Sourcing vs. Recruiting: a Guide for TAs
Sourcing vs. Recruiting: Not The Same
What is the difference between sourcing and recruiting? Is one better than the other, or are they both equal in value? What do you need to know about each of them as a hr professional in order to set up your strategy and workflows to succeed?
Whether you're an expert or new to the world of recruitment, it might be difficult to understand why it even matters not to use sourcing and recruiting as interchangeable terms. Due to their evolving nature in today's modern, fast-paced, and technologically-driven talent acquisition landscape, the lines between recruiters and sourcers have blurred more than ever before. But distinguishing between these key activities is imperative if you want to run a successful hiring process.
Let’s take a quick moment to define the two terms and explain their key differences and similarities.
What is Talent Sourcing?
Definition of Talent Sourcing
Talent sourcing is the process of identifying, researching, and networking with potential top talent. It’s about finding people who are good at what they do, who bring something special to your organization, and who would fit into your culture before they are converted to job applicants.
In general terms, the main job of talent sourcing is to create and maintain a steady stream of highly-skilled leads for the recruiting team. This naturally includes passive candidates, since sourcers are tasked with identifying qualified candidates who have not yet actively applied for a position within their organization.
The most successful talent sourcers have a strong understanding of their business' needs and also know how to use string searches and data mining tools to identify high-quality potential employees from the start.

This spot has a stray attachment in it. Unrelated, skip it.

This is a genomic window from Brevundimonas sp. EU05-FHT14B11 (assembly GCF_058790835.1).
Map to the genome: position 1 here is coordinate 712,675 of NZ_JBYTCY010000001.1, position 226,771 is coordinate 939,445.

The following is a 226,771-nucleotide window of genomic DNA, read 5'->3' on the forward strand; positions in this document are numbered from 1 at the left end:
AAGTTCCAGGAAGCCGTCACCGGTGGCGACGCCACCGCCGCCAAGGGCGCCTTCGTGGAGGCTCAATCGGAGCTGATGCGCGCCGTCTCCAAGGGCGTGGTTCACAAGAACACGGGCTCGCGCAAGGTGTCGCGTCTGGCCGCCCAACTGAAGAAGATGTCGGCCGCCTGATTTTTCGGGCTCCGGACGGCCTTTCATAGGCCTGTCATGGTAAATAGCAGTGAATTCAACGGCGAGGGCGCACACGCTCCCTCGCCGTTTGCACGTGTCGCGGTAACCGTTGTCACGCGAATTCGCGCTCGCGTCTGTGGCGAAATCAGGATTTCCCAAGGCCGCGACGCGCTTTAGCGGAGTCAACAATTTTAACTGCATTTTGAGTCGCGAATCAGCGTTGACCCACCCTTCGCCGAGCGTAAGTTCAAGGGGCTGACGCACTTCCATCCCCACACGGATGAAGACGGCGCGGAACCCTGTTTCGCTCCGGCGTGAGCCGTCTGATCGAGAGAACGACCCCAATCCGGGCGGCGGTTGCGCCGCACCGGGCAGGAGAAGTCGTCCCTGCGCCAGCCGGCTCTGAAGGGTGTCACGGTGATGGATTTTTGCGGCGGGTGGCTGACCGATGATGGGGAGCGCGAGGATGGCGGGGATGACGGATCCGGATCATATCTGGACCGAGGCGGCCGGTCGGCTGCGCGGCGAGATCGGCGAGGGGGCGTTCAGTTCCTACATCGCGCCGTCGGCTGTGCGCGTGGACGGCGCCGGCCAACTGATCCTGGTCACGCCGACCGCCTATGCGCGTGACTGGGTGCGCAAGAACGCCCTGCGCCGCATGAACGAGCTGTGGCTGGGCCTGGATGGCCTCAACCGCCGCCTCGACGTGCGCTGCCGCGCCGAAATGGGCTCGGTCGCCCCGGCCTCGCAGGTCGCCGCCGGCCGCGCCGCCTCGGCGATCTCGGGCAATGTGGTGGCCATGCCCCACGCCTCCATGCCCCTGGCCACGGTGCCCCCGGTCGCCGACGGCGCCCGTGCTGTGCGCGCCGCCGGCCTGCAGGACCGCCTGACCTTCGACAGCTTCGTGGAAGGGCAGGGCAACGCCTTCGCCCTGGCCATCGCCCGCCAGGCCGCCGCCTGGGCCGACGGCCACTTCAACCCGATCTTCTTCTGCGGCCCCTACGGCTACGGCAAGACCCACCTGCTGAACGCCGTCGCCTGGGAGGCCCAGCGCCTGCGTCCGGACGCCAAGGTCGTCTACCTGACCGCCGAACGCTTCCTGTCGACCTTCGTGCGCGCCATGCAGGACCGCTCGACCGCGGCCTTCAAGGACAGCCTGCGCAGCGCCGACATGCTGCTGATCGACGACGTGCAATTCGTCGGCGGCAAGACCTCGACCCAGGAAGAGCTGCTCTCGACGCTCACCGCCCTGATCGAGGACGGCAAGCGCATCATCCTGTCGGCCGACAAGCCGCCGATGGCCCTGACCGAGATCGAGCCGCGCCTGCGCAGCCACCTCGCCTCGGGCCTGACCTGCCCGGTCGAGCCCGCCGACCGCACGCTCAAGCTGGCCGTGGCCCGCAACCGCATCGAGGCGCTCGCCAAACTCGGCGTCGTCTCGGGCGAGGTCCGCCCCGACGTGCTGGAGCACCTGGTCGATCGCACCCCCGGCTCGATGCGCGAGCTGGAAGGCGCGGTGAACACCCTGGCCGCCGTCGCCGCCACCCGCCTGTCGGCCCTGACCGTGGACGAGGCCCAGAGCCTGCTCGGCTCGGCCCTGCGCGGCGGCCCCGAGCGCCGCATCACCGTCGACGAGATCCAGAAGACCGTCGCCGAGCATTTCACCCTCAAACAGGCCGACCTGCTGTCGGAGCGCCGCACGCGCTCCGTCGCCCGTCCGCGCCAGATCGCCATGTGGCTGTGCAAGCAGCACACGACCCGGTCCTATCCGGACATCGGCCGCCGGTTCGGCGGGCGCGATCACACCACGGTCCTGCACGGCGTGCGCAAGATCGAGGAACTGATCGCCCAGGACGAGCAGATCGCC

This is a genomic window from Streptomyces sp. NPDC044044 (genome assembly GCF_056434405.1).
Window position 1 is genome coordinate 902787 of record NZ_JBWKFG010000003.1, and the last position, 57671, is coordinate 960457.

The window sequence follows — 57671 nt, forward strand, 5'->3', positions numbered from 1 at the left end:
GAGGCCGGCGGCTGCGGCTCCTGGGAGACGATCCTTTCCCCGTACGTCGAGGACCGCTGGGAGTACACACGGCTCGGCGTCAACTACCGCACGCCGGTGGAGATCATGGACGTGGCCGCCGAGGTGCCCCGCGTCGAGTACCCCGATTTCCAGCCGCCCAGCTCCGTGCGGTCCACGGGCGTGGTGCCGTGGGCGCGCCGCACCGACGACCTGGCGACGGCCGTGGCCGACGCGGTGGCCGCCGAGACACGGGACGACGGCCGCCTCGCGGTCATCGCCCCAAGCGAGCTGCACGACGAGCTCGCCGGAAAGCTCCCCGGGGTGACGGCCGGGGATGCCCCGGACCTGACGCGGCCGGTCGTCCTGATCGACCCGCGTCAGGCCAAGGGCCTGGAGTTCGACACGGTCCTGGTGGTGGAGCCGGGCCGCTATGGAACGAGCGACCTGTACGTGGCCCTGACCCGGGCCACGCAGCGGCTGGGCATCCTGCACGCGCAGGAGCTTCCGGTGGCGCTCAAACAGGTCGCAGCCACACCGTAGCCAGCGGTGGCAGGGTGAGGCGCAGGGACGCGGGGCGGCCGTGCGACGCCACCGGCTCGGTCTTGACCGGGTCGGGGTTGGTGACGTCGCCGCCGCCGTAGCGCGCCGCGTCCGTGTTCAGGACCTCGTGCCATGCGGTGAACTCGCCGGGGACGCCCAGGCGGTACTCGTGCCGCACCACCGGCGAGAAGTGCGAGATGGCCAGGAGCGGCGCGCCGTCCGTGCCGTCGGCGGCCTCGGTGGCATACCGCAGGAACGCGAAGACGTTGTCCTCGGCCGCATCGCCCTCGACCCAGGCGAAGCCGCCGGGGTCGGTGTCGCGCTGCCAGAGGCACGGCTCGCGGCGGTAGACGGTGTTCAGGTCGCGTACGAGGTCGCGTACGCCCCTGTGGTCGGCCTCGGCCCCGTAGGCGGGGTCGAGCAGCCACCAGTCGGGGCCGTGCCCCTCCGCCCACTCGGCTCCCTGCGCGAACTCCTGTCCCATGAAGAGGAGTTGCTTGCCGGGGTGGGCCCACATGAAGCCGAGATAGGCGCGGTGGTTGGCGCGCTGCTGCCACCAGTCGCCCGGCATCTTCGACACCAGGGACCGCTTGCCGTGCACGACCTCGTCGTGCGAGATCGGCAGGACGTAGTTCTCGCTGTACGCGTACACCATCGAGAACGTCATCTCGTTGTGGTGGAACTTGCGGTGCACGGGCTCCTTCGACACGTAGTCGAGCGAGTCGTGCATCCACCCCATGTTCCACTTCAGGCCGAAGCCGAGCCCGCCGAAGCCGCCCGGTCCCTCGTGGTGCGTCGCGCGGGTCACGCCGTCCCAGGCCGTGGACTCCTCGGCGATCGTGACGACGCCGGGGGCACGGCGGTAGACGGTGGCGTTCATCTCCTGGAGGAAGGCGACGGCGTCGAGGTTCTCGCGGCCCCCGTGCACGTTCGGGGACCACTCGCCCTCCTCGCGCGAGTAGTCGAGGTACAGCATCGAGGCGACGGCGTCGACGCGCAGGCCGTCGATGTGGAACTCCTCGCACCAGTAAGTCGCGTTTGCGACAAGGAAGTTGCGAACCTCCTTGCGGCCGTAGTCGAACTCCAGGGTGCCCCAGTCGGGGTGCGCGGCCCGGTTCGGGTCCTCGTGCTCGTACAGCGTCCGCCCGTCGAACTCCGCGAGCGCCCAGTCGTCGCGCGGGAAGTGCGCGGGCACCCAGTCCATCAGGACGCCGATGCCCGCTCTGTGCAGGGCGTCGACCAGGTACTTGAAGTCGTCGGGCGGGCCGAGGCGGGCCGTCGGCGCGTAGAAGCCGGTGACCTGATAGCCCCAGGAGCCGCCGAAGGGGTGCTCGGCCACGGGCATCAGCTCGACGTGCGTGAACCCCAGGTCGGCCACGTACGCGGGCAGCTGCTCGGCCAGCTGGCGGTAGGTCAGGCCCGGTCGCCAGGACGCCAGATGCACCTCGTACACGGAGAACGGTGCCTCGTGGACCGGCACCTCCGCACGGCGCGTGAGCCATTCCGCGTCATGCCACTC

Key Responsibilities of a Sourcer
- Making first contact with potential candidates
- Promoting the company to potential candidates as a good future employer
- Researching where the best job candidates can be found (search engines, sourcing marketplaces, social media profiles, networking websites, etc.)
- Helping their organization hit DEI hiring goals
- Supplying qualified job candidates to a recruiting team
What is Talent Recruiting?
Recruiting is the collection of activities that converts potential job candidates into hired employees, from beginning to end.
Recruiting encompasses the entire hiring process but sourcing only represents one part of it. So while recruiters may also perform sourcing duties as part of their efforts (and many do within both small and large organizations), sourcers do not engage in the later-stage recruiting tasks that recruiters typically manage.
Key Responsibilities of a Recruiter
- Writing job descriptions
- Posting openings on job boards
- Screening sourced candidates
- Reviewing applications
- Coordinating meetings with potential candidates
- Conducting interviews with talented individuals
- Managing relationships with applicants
- Making job offers to ideal candidates
- Onboarding new recruits
- Retaining talent within their organization
The Differences Between Sourcing and Recruiting
As you can see in the definitions above, candidate sourcing is not the same as recruiting. While sourcing entails actively hunting for suitable candidates at the beginning of a recruiting cycle, recruiting can be thought of as the subsequent process of engaging and hiring the screened candidates from that talent pool who meet preset job criteria. Sourcing can be a part of recruiting, but recruiting is not a part of sourcing.